Delivering One Planet Prosperity – our Sector Plan approach

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In August last year, SEPA published our regulatory strategy: One Planet Prosperity. This sets out our ambitious aims to transform the way we regulate the environmental performance of Scottish businesses. It is a strategy firmly focused on the challenges and opportunities of the 21st century, and on SEPA’s Statutory Purpose to protect and improve the environment; in ways which, as far as possible, also contribute to health and well-being benefits and sustainable economic growth.

Our aims are twofold. Firstly, we want to get every regulated business into compliance with Scottish environmental regulations. By global standards, we already have high rates of compliance. But high is not good enough. Compliance is non-negotiable. We have made it clear that we want and expect all businesses to comply.

But compliance is only the first step towards reaping the very real benefits of excellent environmental performance, which is the basis of our second aim. This is to help as many businesses as possible to improve their environmental performance beyond the compliance standards. This will further improve the Scottish environment. We hope it will also help create more lasting and inclusive economic and social outcomes for Scotland.

At the core of our new approach is the concept of Sector Plans. We will be developing a Sector Plan for each sector we regulate. These plans will guide our engagement with the sector, both in terms of driving compliance and going beyond compliance, making sure we use every means possible to achieve the twin aims of our strategy with each business sector.

As this is a completely new concept, in January we selected four sectors to start with: Landfills, Whisky, Fin-fish Aquaculture, and Oil and Gas Decommissioning. These sectors have different compliance records, and are different in structure and issues. This makes them an ideal mix to start with. Sector planning will drive our regulatory approach. So we want and need the widest possible range of input and review to make sure this new approach is as effective as possible. The experience from our first four Sector Plans will inform the development of plans for the remaining sectors SEPA regulates. That will take place over the next two years.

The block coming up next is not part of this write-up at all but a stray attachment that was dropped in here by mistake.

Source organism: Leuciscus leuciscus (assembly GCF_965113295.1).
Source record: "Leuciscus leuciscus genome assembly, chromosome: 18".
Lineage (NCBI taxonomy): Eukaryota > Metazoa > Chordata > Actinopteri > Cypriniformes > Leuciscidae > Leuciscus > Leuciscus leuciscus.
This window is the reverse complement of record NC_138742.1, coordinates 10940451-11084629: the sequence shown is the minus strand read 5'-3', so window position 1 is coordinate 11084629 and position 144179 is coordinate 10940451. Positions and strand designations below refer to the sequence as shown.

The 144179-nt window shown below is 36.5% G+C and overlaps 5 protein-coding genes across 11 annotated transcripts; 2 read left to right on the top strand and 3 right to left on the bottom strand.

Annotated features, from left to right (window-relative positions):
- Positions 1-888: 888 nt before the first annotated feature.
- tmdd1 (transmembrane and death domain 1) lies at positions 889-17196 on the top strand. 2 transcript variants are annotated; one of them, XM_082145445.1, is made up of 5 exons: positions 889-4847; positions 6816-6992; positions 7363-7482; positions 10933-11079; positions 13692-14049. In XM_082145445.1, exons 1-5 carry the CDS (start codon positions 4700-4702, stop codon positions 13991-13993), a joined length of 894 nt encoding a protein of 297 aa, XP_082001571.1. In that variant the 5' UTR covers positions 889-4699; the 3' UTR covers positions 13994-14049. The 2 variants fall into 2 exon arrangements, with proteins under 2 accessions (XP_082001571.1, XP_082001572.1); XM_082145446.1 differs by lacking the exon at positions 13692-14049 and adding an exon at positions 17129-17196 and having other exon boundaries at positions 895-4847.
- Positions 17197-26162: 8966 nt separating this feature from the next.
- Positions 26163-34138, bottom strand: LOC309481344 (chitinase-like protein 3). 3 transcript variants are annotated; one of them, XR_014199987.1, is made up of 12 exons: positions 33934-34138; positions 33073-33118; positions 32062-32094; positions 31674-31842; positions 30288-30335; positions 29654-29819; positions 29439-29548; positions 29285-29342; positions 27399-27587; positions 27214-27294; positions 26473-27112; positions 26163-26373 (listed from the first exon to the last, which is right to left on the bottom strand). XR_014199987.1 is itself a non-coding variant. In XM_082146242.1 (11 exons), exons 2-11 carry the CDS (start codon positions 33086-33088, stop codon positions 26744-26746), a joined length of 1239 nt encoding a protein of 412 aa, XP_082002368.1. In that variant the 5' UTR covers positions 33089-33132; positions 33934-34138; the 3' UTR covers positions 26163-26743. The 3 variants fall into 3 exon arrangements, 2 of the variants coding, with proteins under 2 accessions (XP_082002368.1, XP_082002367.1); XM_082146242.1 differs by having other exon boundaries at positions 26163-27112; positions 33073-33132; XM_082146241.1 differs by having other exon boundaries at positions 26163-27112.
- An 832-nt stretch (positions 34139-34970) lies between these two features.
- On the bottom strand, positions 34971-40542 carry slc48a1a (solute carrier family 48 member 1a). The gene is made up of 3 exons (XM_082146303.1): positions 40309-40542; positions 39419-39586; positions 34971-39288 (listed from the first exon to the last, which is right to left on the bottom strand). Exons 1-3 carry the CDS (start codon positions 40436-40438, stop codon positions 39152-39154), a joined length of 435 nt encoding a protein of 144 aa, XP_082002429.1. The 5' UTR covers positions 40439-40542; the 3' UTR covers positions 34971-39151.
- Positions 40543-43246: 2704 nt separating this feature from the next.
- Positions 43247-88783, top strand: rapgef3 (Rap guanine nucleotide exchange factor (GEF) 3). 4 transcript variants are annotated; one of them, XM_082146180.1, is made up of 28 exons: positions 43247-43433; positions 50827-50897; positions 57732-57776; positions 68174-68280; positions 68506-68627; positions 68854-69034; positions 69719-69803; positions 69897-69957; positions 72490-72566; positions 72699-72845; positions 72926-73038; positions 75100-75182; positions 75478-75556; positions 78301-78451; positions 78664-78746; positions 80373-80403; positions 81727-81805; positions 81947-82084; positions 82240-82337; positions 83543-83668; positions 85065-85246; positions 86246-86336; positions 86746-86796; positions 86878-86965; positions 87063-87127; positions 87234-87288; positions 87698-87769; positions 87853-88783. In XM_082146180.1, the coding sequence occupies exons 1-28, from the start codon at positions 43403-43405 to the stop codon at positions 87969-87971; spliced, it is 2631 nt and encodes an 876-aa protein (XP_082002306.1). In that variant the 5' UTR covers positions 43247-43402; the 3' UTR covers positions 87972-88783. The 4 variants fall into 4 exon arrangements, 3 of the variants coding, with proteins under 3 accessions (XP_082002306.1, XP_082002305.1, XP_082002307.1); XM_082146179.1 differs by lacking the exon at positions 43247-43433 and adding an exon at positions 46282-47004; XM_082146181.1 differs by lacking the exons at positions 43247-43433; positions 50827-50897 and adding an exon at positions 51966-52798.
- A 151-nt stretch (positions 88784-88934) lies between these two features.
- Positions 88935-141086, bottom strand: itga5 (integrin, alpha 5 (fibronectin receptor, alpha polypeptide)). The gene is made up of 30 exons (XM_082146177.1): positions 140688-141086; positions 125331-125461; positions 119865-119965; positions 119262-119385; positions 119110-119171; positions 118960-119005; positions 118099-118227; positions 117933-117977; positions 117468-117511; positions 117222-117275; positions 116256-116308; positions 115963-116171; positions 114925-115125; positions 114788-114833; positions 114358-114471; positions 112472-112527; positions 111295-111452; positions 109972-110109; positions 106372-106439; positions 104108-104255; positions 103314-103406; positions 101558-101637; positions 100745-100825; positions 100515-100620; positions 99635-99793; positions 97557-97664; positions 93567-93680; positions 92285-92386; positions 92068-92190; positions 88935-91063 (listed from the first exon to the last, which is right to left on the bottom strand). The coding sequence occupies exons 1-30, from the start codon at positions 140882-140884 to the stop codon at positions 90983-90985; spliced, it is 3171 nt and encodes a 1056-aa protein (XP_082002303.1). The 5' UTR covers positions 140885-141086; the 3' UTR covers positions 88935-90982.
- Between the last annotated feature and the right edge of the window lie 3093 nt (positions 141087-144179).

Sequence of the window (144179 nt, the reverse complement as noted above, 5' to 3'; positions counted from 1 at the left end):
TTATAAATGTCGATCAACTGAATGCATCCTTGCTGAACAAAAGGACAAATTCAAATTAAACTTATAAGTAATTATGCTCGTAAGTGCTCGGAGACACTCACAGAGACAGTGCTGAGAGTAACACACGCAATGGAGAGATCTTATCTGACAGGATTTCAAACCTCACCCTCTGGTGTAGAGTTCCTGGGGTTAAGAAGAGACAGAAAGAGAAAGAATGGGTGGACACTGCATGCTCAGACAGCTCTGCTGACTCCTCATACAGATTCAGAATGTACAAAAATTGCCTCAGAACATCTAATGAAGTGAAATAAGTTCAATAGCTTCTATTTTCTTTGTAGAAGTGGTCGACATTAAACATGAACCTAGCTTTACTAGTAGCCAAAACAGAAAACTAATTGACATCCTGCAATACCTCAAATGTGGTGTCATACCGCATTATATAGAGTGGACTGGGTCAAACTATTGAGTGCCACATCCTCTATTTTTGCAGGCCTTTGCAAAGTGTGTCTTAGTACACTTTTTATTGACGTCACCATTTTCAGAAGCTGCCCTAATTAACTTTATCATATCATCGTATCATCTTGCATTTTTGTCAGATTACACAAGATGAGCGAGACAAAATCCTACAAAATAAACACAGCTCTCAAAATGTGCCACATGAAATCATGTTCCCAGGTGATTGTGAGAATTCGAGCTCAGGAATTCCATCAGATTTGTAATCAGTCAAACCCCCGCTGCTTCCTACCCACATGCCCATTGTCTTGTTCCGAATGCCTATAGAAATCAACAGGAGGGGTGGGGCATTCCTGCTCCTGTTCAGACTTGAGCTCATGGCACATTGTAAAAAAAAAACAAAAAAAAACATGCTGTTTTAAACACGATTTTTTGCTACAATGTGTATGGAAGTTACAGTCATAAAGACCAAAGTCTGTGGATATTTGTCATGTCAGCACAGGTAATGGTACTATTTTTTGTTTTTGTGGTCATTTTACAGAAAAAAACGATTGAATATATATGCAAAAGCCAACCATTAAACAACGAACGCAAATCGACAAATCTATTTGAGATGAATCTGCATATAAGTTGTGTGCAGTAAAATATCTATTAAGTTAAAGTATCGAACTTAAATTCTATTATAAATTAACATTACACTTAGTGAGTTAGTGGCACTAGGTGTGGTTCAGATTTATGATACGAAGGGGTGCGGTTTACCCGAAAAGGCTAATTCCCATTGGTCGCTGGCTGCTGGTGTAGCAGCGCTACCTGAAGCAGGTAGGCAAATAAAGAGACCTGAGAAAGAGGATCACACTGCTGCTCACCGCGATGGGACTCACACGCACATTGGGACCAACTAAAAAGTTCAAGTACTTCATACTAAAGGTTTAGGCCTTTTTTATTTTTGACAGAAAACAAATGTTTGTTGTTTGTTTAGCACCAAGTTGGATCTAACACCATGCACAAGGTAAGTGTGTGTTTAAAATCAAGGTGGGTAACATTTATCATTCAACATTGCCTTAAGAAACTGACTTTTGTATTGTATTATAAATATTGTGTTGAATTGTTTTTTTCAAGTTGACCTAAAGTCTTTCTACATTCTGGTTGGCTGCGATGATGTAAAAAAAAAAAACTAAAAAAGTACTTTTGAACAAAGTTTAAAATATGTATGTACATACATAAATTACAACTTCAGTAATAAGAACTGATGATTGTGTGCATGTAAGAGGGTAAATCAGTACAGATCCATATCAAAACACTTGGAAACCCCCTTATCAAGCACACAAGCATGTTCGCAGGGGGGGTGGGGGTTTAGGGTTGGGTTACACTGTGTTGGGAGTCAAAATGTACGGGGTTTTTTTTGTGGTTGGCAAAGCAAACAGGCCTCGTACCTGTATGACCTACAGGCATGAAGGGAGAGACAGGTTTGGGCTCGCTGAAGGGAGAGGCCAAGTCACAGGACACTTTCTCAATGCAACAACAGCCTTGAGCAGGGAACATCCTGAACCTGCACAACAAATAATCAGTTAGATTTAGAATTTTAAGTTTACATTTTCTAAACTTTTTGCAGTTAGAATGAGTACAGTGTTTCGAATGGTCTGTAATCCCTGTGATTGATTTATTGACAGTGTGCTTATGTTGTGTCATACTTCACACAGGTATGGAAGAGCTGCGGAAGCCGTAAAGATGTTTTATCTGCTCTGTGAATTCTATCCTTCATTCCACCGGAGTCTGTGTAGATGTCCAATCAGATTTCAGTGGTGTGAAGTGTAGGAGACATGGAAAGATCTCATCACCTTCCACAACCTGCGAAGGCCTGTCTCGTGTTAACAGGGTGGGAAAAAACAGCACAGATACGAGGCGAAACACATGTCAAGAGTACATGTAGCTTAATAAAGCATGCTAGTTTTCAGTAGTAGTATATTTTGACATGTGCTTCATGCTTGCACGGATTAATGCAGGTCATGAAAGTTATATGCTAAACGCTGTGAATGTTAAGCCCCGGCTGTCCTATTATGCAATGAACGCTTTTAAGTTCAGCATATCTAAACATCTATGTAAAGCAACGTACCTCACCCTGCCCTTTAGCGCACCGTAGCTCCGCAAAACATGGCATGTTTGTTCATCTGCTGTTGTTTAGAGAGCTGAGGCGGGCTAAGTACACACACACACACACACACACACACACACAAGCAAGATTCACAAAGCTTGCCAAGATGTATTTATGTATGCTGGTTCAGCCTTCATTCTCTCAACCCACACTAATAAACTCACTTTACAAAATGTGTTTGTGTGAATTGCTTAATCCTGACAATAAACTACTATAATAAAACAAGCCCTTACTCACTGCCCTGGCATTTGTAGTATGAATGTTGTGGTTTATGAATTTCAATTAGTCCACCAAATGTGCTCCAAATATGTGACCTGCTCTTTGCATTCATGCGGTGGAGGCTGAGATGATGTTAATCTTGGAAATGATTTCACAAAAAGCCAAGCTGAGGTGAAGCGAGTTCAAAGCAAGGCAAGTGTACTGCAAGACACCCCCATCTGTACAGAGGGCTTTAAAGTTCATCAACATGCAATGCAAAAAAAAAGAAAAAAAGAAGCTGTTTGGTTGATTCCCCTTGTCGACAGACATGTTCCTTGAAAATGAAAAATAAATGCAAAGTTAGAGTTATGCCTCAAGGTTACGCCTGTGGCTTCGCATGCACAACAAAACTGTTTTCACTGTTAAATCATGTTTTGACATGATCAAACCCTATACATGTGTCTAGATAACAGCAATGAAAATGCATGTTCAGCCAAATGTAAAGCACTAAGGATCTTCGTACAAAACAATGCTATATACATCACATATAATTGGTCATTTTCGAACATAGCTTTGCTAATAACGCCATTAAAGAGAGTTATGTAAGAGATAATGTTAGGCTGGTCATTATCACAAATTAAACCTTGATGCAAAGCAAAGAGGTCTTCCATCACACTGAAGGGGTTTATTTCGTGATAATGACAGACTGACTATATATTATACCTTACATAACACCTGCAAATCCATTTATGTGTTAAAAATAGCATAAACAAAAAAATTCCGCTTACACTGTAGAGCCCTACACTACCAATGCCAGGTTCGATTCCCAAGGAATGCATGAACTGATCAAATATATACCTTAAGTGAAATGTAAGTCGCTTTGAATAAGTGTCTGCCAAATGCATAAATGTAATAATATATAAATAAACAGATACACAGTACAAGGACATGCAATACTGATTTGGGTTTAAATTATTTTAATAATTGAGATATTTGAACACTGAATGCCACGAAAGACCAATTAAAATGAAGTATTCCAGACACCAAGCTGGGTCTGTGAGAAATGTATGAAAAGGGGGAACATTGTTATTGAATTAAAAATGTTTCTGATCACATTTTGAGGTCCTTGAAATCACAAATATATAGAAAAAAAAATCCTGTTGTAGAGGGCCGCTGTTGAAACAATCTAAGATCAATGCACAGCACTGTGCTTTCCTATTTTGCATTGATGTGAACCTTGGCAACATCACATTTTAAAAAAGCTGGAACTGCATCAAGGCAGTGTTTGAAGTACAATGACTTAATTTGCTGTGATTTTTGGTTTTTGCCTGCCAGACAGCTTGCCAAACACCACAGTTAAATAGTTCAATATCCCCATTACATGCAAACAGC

You can expect to hear a lot from us about our first Sector Plans over the coming months. To start this off, we want to talk about our initial work on the Fin-fish Aquaculture sector. Over the past five years the compliance rate in Scotland’s aquaculture sector has varied between 82% and 88%. SEPA is determined to regulate this sector in a way that improves its environmental performance. We want to drive up compliance levels and help operators to go beyond compliance and ensure Scotland’s world-class coastal environment is fully protected. In doing this, we will direct any industry growth to where the marine environment has the capacity to cope.

The two key environmental issues faced by fish-farms are the fish wastes that are deposited on the seabed and the control of sea lice, especially through the use of medicines.

The key to protecting the environment from fish wastes is minimising the amount of waste leaving a caged fish farm. There is currently no way to catch, and either re-use or process these wastes, so the main way of minimising their environmental impact is to limit the number of fish that can be kept in a fish farm. We currently do this through a condition in the licence issued to a site.

We will soon be consulting on proposals to change the way in which we license fish farms, particularly in relation to the zone impacted by each farm. We believe our proposal for Depositional Zone Regulation (DZR) would improve the regulatory framework for aquaculture, and ensure effective environmental protection. It will help the industry direct development of the sector towards those locations where the environment can accommodate it, while maintaining tight limits on fish numbers (biomass) to protect areas where the environment is more sensitive.

This sector has ambitious growth plans. DZR will ensure that growth only occurs where the combination of appropriate siting, and new techniques and processes, mean the environment can sustain it. It will be supported by Marine Scotland’s recently-developed computer modelling software, which will provide more accurate assessment of environmental effects; and by increased environmental monitoring, carried out by SEPA, to ensure impacts remain within acceptable limits. Under these conditions, we believe some fish farms, particularly those in deeper waters where tidal flows more effectively disperse wastes, could grow incrementally, by about 10% per year, beyond the current biomass limit.